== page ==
See also Rensselaer’s on-line research magazine summer ’04 feature on "smart" lighting at Rensselaer: www.rpi.edu/research/magazine/summer04/lrc.html

About Rensselaer
Rensselaer Polytechnic Institute, founded in 1824, is the nation’s oldest technological university. The university offers bachelor’s, master’s, and doctoral degrees in engineering, the sciences, information technology, architecture, management, and the humanities and social sciences. Institute programs serve undergraduates, graduate students, and working professionals around the world. Rensselaer faculty are known for pre-eminence in research conducted in a wide range of fields, with particular emphasis in biotechnology, nanotechnology, information technology, and the media arts and technology. The Institute is well known for its success in the transfer of technology from the laboratory to the marketplace so that new discoveries and inventions benefit human life, protect the environment, and strengthen economic development.

Theresa Bourgeois | EurekAlert!
Further information:
http://www.rpi.edu

More articles from Power and Electrical Engineering:

nachricht Harvesting the Sun for Power and Produce
24.11.2017 | Fraunhofer-Institut für Solare Energiesysteme ISE

nachricht Batteries with better performance and improved safety
23.11.2017 | Empa - Eidgenössische Materialprüfungs- und Forschungsanstalt

All articles from Power and Electrical Engineering >>>

The most recent press releases about innovation >>>

Die letzten 5 Focus-News des innovations-reports im Überblick:

Im Focus: New proton record: Researchers measure magnetic moment with greatest possible precision

High-precision measurement of the g-factor eleven times more precise than before / Results indicate a strong similarity between protons and antiprotons

The magnetic moment of an individual proton is inconceivably small, but can still be quantified. The basis for undertaking this measurement was laid over ten...

Im Focus: Frictional Heat Powers Hydrothermal Activity on Enceladus

Computer simulation shows how the icy moon heats water in a porous rock core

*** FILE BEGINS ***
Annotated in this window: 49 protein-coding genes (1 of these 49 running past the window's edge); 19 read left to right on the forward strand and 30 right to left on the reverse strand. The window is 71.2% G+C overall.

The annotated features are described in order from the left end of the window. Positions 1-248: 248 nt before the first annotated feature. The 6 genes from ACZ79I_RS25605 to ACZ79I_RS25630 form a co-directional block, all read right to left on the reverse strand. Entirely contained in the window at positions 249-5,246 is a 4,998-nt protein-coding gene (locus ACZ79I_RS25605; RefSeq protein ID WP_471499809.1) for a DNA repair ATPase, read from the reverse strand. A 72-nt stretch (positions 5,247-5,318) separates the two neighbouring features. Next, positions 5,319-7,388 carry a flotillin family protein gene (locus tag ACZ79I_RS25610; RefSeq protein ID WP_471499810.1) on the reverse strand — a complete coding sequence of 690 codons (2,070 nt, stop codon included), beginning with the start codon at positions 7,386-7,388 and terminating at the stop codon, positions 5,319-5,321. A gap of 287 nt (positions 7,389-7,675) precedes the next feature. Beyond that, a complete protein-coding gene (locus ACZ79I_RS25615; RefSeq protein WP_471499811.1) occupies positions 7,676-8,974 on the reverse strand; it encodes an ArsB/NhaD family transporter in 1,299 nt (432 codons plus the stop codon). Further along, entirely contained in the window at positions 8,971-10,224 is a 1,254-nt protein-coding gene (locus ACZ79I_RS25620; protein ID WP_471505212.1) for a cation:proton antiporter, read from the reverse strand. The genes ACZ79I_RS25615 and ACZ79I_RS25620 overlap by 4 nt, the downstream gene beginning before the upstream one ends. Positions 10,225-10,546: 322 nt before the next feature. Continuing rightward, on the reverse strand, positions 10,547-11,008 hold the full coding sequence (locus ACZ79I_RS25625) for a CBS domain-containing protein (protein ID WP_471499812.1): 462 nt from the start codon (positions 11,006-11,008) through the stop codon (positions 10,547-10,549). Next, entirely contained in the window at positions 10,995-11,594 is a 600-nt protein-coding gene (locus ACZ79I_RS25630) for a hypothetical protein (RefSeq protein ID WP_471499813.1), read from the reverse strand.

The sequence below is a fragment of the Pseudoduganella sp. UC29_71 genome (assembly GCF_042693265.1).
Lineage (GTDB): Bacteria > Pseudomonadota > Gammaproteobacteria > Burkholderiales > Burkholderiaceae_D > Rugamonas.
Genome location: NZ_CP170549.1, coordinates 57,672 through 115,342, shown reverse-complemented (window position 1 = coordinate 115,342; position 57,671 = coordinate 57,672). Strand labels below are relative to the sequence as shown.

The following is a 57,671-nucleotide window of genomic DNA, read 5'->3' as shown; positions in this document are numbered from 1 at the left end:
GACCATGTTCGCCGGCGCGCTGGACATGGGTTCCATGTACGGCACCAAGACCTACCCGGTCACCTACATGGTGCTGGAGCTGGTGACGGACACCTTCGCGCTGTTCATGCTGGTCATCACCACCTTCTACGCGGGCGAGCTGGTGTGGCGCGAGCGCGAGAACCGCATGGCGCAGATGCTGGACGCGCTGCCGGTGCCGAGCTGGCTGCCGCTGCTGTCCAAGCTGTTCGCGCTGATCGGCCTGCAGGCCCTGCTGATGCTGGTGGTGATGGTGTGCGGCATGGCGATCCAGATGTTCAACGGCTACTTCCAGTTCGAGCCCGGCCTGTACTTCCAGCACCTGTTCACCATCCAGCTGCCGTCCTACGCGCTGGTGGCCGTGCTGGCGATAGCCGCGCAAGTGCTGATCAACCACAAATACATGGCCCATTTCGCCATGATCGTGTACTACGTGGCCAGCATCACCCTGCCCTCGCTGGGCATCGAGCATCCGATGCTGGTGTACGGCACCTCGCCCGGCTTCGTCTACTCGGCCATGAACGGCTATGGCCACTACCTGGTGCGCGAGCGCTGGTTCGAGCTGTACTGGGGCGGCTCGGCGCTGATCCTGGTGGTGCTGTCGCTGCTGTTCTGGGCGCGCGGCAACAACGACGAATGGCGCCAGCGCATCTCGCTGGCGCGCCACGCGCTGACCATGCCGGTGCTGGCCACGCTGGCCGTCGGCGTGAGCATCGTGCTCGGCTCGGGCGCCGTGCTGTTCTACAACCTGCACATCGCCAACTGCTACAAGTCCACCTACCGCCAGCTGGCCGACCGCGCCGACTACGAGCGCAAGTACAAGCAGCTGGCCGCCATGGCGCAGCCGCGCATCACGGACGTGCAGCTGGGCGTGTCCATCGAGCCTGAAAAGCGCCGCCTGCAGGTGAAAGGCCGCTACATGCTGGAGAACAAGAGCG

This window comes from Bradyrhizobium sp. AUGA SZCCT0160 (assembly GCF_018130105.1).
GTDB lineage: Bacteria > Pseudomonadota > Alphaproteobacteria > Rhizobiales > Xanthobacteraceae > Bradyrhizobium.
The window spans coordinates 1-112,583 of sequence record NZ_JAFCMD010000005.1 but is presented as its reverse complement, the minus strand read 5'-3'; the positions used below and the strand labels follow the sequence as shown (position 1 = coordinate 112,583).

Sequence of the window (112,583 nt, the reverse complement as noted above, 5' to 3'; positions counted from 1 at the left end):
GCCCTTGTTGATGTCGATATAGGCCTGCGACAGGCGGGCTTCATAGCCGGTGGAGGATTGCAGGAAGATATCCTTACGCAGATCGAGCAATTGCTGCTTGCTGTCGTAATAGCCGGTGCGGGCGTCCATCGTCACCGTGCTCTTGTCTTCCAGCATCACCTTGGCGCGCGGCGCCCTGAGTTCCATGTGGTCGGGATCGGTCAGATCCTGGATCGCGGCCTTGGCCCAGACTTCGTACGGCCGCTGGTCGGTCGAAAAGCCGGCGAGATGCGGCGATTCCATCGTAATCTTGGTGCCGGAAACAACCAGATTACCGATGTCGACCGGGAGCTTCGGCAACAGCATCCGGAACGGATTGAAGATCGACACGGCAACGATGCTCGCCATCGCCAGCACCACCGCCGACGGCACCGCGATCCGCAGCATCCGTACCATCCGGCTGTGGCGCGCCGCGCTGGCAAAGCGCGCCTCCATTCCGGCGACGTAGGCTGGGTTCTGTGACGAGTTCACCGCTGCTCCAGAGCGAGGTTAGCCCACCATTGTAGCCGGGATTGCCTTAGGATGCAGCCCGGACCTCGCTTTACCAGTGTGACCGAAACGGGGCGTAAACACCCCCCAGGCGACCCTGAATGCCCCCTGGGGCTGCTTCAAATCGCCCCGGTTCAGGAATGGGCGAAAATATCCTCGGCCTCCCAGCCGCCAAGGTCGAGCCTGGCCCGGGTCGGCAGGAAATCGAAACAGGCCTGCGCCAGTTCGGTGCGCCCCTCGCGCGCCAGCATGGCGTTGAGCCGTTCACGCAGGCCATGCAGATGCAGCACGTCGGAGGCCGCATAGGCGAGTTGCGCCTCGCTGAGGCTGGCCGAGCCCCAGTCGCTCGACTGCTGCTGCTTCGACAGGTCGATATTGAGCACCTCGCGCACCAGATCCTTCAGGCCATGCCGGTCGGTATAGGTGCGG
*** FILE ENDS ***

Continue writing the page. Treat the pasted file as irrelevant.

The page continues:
Heat from the friction of rocks caused by tidal forces could be the “engine” for the hydrothermal activity on Saturn's moon Enceladus. This presupposes that...

Im Focus: Nanoparticles help with malaria diagnosis – new rapid test in development

The WHO reports an estimated 429,000 malaria deaths each year. The disease mostly affects tropical and subtropical regions and in particular the African continent. The Fraunhofer Institute for Silicate Research ISC teamed up with the Fraunhofer Institute for Molecular Biology and Applied Ecology IME and the Institute of Tropical Medicine at the University of Tübingen for a new test method to detect malaria parasites in blood. The idea of the research project “NanoFRET” is to develop a highly sensitive and reliable rapid diagnostic test so that patient treatment can begin as early as possible.

Malaria is caused by parasites transmitted by mosquito bite. The most dangerous form of malaria is malaria tropica. Left untreated, it is fatal in most cases....

Im Focus: A “cosmic snake” reveals the structure of remote galaxies

The formation of stars in distant galaxies is still largely unexplored. For the first time, astron-omers at the University of Geneva have now been able to closely observe a star system six billion light-years away. In doing so, they are confirming earlier simulations made by the University of Zurich. One special effect is made possible by the multiple reflections of images that run through the cosmos like a snake.

Today, astronomers have a pretty accurate idea of how stars were formed in the recent cosmic past. But do these laws also apply to older galaxies? For around a...

Im Focus: Visual intelligence is not the same as IQ

Just because someone is smart and well-motivated doesn't mean he or she can learn the visual skills needed to excel at tasks like matching fingerprints, interpreting medical X-rays, keeping track of aircraft on radar displays or forensic face matching.

That is the implication of a new study which shows for the first time that there is a broad range of differences in people's visual ability and that these...

All Focus news of the innovation-report >>>

Anzeige

Anzeige

Event News

Ecology Across Borders: International conference brings together 1,500 ecologists

15.11.2017 | Event News

Road into laboratory: Users discuss biaxial fatigue-testing for car and truck wheel

15.11.2017 | Event News

#Berlin5GWeek: The right network for Industry 4.0

30.10.2017 | Event News

 
Latest News

IceCube experiment finds Earth can block high-energy particles from nuclear reactions

24.11.2017 | Physics and Astronomy

A 'half-hearted' solution to one-sided heart failure

24.11.2017 | Health and Medicine

Heidelberg Researchers Study Unique Underwater Stalactites

24.11.2017 | Earth Sciences

VideoLinks
B2B-VideoLinks
More VideoLinks >>>